John Clark sharing tales and photos from our recent jaunt through six western states. When the dip in COVID cases came back in May, Beth and I decided it was time to take a vacation outside Maine. I was leaning toward a river cruise in Europe, but she was hesitant to leave the US, so we decided to book a tour through YMT Vacations, a company we had used a couple times in the past.
We flew from Bangor to Charlotte, NC and then on to Denver. We were extremely fortunate to have an excellent bus driver in Mitch, and a terrific tour director in Cassandra Ashley. She had a collection of background and historical DVDs relating to almost every place we visited, showing them as we traveled.
Day one took us to the Colorado state capitol where we passed through security screening and got to see the art, décor, and a cultural exhibit. From there, we headed to Estes Park where five elk were dozing under the welcome sign. We were treated to our first view of snowy mountains, a remnant of the 18” dropped by a storm three days before. That snow limited our time in Rocky Mountain National Park as the high road we were to take was blocked. It was on to Wyoming, but we had an unexpected treat on the way. It started with smoke on the horizon, followed shortly by a thundering roar overhead as the Blue Angels flew past. We learned when Cassandra looked online that they were practicing for a weekend air show. They were visible for close to fifteen minutes, soaring and swooping in varied formations. Perhaps the most impressive for me was watching one fly sideways at fifty feet above the ground.
Wyoming is flat, the kind of flat I associate with Kansas and Illinois. There were places where we could see for at least fifty miles. We also saw several coal trains that were close to two miles in length, making me realize just how difficult getting people who live there to accept how change in their lives and economy will be if we’re going to stop global warming from carbon emissions.
Over the next couple days, we saw Fort Laramie, a major stop on the wagon trail west, saw the state capitol in Cheyenne, toured a mammoth excavation site that has been slowly unearthing numerous mammoth skeletons since it was discovered fifty years ago, and had our picture taken while standing on the disc marking the geographic center of the United States, something that had to move about 500 miles after Alaska and Hawaii were admitted to the union.
Our next stops were in South Dakota where we got up close to the four faces on Mount Rushmore as well as visiting the still in process sculpture of Crazy Horse. It’s mind boggling to realize that was begun the year I was born (1948), and may take another 40 years to complete. NO government funds have ever been used in its creation. In fact, when it was first proposed, the federal government refused to release the land where it sits. The sculptor whose second and third generation family members continue work on the project, got around the refusal by staking a mining claim on the mountain. In addition to the sculpture, there’s a beautiful outdoor gallery of copper images of birds, animals, plants and dinosaurs, plus a not-to-be-missed Native American museum inside. Another stop in South Dakota was in Deadwood where Wild Bill Hickock was shot while playing poker. He was holding aces and eights, hence its description as a dead man’s hand. Rude t-shirts, chainsaw art and more slot machines than residents, complete the town’s attractions. I tripled my money on one of them, inserting two one dollar bills and walking out with $6.51 fifteen minutes later.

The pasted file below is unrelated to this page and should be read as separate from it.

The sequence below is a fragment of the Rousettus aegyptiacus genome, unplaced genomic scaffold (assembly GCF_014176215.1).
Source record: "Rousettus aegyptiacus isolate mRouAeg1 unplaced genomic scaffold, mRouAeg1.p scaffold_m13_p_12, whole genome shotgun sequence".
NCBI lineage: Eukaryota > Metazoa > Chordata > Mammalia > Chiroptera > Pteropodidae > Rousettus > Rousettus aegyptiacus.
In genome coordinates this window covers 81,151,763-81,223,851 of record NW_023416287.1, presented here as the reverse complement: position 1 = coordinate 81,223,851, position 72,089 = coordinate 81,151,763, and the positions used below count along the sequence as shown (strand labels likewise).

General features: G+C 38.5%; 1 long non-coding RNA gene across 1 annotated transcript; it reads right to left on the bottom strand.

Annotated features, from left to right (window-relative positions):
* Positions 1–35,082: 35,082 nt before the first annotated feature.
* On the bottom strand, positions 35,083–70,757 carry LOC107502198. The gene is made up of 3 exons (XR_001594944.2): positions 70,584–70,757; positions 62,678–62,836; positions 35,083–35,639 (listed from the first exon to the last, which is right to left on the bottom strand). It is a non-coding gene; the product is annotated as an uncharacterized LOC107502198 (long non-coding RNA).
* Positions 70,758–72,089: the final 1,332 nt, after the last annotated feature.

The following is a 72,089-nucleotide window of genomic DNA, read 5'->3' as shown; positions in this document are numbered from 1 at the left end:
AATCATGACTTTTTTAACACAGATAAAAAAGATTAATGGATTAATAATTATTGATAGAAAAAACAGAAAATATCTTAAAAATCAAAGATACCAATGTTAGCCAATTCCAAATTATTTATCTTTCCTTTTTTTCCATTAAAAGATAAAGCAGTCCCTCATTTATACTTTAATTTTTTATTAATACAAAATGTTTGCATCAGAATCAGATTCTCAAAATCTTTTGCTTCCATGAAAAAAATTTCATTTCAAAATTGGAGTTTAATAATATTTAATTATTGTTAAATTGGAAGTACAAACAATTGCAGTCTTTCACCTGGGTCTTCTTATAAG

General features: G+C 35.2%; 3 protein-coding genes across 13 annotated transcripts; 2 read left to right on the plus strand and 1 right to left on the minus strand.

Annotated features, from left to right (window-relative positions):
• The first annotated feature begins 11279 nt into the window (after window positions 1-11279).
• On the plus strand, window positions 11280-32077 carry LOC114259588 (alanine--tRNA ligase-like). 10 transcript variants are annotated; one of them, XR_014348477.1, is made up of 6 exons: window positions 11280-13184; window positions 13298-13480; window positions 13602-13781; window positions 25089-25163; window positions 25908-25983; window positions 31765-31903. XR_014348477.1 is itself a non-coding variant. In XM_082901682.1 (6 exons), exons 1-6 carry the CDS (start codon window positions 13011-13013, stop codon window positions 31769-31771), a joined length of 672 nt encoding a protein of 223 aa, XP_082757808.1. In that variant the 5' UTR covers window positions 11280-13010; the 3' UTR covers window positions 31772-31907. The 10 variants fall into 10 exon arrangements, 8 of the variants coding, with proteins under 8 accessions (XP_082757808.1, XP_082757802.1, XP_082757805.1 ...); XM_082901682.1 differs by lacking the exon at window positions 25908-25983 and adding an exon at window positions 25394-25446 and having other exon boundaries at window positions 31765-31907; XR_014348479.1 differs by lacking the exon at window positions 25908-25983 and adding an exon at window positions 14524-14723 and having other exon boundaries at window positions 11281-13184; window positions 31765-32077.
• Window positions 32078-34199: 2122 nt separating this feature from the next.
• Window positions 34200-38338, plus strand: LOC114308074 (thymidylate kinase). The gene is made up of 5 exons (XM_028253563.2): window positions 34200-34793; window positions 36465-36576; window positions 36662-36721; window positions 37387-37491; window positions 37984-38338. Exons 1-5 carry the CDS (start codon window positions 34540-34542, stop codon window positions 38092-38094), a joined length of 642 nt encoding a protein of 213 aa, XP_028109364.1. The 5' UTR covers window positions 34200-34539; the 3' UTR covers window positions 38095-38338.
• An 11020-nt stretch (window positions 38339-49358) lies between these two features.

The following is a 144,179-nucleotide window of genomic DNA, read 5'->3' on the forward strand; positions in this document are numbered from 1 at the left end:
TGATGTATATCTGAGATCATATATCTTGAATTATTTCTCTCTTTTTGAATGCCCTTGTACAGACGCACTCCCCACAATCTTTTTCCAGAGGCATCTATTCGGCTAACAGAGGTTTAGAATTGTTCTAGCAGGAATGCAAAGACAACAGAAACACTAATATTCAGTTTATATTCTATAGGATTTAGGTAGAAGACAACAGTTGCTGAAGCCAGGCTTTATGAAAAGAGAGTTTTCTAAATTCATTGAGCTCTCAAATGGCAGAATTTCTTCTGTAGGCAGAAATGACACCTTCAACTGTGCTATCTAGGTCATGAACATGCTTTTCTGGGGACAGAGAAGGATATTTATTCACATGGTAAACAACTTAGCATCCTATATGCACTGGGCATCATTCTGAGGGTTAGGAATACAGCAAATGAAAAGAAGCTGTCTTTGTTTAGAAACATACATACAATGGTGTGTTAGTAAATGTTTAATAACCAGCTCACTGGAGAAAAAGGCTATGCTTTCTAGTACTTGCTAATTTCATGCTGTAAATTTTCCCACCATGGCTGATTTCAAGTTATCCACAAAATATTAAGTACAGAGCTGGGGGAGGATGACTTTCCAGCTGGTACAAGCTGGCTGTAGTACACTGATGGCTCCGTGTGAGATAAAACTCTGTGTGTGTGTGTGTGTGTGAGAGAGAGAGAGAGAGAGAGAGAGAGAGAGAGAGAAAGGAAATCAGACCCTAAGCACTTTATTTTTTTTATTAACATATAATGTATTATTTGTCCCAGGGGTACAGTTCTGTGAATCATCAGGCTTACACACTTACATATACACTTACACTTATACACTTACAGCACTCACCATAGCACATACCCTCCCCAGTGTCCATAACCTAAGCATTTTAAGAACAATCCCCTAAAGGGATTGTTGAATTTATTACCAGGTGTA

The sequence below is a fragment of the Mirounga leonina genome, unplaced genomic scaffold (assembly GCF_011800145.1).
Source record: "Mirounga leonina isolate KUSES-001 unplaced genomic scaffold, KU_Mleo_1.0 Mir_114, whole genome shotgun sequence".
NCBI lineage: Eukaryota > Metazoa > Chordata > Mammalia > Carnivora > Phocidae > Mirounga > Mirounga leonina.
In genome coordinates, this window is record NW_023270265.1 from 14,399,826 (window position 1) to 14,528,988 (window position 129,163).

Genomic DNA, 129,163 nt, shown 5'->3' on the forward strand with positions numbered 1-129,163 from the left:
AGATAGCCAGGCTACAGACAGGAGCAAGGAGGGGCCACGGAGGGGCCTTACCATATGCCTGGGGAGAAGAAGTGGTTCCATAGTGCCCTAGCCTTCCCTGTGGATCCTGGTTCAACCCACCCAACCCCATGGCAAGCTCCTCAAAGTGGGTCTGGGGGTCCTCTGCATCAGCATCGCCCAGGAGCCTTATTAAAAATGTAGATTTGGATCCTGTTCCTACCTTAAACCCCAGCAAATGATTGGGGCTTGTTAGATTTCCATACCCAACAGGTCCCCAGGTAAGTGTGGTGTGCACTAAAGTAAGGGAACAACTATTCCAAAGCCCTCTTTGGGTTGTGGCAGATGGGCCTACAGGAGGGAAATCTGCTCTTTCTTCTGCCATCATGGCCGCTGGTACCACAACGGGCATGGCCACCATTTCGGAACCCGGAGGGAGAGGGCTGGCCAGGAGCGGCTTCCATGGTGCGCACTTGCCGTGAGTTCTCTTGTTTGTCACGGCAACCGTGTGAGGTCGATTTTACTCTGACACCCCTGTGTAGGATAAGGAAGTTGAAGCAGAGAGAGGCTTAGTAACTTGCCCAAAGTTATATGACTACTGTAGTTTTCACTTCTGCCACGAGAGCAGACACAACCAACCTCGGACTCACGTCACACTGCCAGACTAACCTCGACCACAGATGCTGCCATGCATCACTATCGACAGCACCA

We paid a bit extra for an open jeep ride through Custer State Park. It was well worth it. The driver was a local rancher who was well versed in the park’s history and inhabitants. We saw how much damage remains from a huge fire in 1987. The random pattern left behind of live trees adjacent to scorched land is intriguing. During the ride, we saw mountain goats, close to a thousand bison, pronghorns, and a couple colonies of prairie dogs. Afterward, we stopped for lunch and I sampled buffalo chili.
We went up through the Big Horn National Forest on a steep and curving road. Clouds limited the view and everything was covered with snow. We spent that night in Cody, WY after a tour of the Buffalo Bill Cody museum which has another terrific Native American collection, as well as a firearm collection that’s as extensive as any I’ve seen. I was particularly impressed by the 26 pound monster used by the King of France in the 17th century.
You can see all the pictures and videos in the world and still not be prepared for Yellowstone. We were able to explore four different areas where hot springs abound, perhaps the most intriguing being Mammoth Hot Springs which looks like a huge waterfall of solidified minerals. Across the road at least ten elk were snoozing on someone’s front lawn. Yellowstone also has two waterfalls on the Yellowstone River that lead to a very deep canyon. After staying overnight in West Yellowstone, Montana, we headed south.
Our next to the last stop was in Jackson, Wyoming where 8,000 elk winter on a preserve. The town square features arches made from elk antlers on all four corners, as well as views of the Grand Tetons which frequently wear a crown of clouds even on a sunny day. We went west through part of Idaho, going under an even bigger 75 foot wide arch of elk antlers, up into more high country to enjoy the view of a lake rumored to have its own monster. The final tour stop was in Salt Lake City to see their state capitol building. When we entered, instead of security screening, a very relaxed guard waved from his desk, saying “Come on in.”
Great trip, worth every penny, but spending eight days at altitudes between 5,200 and 9,000 feet above sea level had me short of breath more often that I’d like.